Barton A. Myers




$24.00 cloth


Farrar, Straus, Giroux


The Battle after the War

Understanding Reconstruction and Redemption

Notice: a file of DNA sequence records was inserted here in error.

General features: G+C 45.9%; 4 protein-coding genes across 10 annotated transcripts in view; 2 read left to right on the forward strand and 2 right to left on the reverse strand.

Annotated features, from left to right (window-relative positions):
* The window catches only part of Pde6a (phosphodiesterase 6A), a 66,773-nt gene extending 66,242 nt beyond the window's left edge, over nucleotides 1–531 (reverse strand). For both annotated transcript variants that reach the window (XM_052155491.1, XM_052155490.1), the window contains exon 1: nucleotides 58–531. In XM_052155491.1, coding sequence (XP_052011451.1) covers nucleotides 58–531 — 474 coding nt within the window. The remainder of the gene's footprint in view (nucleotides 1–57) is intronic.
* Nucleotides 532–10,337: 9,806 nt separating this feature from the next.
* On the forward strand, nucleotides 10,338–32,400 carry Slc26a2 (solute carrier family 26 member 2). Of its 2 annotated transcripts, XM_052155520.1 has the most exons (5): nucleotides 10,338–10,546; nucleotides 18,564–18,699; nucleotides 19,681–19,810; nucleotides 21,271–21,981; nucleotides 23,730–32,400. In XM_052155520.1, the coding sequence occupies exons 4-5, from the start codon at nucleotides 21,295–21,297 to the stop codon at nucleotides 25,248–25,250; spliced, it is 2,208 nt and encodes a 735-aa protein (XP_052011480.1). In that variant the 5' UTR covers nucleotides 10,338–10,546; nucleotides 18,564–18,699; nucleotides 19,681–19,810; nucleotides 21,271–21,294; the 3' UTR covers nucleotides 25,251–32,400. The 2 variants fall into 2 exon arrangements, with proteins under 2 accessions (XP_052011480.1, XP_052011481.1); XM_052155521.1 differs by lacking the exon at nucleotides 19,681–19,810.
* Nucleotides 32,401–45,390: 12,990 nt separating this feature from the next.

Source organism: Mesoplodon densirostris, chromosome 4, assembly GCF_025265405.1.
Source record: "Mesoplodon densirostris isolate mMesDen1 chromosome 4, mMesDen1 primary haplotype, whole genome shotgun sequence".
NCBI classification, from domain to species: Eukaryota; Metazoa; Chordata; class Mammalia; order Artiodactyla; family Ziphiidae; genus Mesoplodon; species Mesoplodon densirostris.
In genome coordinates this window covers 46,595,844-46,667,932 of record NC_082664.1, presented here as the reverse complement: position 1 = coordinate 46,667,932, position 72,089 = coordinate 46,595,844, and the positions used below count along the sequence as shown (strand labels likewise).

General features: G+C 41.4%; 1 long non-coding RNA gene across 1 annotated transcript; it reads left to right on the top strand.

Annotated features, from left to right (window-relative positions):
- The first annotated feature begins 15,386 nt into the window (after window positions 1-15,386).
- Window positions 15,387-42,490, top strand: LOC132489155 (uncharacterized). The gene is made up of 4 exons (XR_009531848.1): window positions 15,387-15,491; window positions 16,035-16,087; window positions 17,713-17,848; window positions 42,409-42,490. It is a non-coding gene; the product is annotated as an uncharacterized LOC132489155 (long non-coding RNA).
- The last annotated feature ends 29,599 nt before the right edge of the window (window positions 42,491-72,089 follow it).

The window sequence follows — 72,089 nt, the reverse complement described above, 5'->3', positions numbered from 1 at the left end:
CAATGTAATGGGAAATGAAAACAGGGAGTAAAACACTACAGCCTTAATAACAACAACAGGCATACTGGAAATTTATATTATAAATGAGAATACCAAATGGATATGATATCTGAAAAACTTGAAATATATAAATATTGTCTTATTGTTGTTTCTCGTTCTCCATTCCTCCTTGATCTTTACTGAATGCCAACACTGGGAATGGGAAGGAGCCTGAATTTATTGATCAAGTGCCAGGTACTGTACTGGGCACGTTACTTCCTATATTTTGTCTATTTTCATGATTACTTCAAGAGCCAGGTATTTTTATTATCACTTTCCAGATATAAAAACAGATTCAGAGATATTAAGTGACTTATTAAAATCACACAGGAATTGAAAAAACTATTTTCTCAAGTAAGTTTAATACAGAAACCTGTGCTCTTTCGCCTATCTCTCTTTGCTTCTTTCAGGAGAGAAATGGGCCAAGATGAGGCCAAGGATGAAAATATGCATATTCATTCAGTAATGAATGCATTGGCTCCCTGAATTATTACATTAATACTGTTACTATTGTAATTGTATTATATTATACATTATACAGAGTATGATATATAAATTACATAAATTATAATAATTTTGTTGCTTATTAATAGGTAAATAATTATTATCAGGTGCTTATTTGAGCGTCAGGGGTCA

In Redemption: The Last Battle of the Civil War, Columbia University journalism professor Nicholas Lemann recounts the brutal campaign of violence and fraud during the mid-1870s that eventually led to the restoration of conservative, white governments in several southern states. This process of intimidation took several years to take full effect in the South but reached its climax in Mississippi in 1875 when White Line militias instituted the Mississippi Plan to disfranchise a majority black Republican electorate through the violent intimidation of politically active blacks who were attempting to exercise their new rights of citizenship received under the Fourteenth and Fifteenth Amendments. Central to Lemann's argument is that the political effort to reinstate conservative, white governments in Mississippi and Louisiana was closely aligned with an extralegal terrorist campaign that intimidated black and white Republicans and ultimately led to their widespread disfranchisement. Lemann clearly believes that this White Liner activity is a continuation of the American Civil War, and constitutes a final battle that ex-Confederates won. Lemann asserts that the Federal government's retreat in the face of the challenge to black political rights in the South decided this important political question left unsettled by the Civil War in the South's favor. Lemann begins his engaging narrative with an account of the 1873 Colfax, Louisiana massacre where a White League militia comprised of former Confederate soldiers killed scores of black Republican voters. The author views this event as a harbinger of what would happen later in Mississippi and other areas of the South if Federal troops did not proactively defend black voters. Lemann lays much of the blame for not stopping the White Line activity in Mississippi and Louisiana on the Ulysses S. Grant administration, particularly Grant's obstructionist Secretary of War William W. Belknap. Grant had worked diligently to stop the activities of the highly secretive Ku Klux Klan in the early 1870s with Congress passing legislation and Federal troops putting down Klan activity. The white militias of the mid-1870s, however, maintained a more public presence, had broader support from the white community, and therefore, constituted an even greater threat. Lemann sees this inability to aid Republican governments in the South with Federal troops as the principle failure of Grant's administration. While much of this story will sound familiar to those who have read George C. Rable's But There Was No Peace: The Role of Violence in the Politics of Reconstruction (1984), Lemann's book offers more depth for the Mississippi story of Redemption than Rable's fine overview of the entire South. Perhaps Lemann's most important contribution to the Reconstruction field is his account of General Adelbert Ames's struggle to preserve black rights in Mississippi. Lemann devotes an entire chapter to the Mississippi governor's relationship with his wife. Blanche Butler, the daughter of influential Massachusetts politician Benjamin Butler, had an immense influence on Ames's political aspirations, encouraging him to strive for greater political position and power at every turn. Scholars interested in the history of family, marriage, and gender relations will find this chapter engaging. The Butlers worked diligently in Washington, D.C. to support Ames's attempt to govern Mississippi in the face of growing opposition from conservative, white Democrats, especially men like former Confederates Ethlebert Barksdale (brother of General William Barksdale) and L.Q.C. Lamar, who coordinated the eventual overthrow of Ames's progressive Republican government during the 1875 election. Scholars teaching Civil War and Reconstruction era courses will find this book of particular interest since it offers informative, fast-paced reading that is accessible to undergraduates. Lemann's overview of Reconstruction historiography at the end of his volume would make an excellent introduction to this literature for upper-level undergraduates. In sum, those interested in the political side of Reconstruction and Redemption will find Lemann's work a provocative addition to existing literature on this turbulent period. Barton A. Myers is a doctoral candidate in Southern history at the University of Georgia. He is currently working on two books that focus on guerrilla violence, political dissent, and military policy in Civil War-era North Carolina.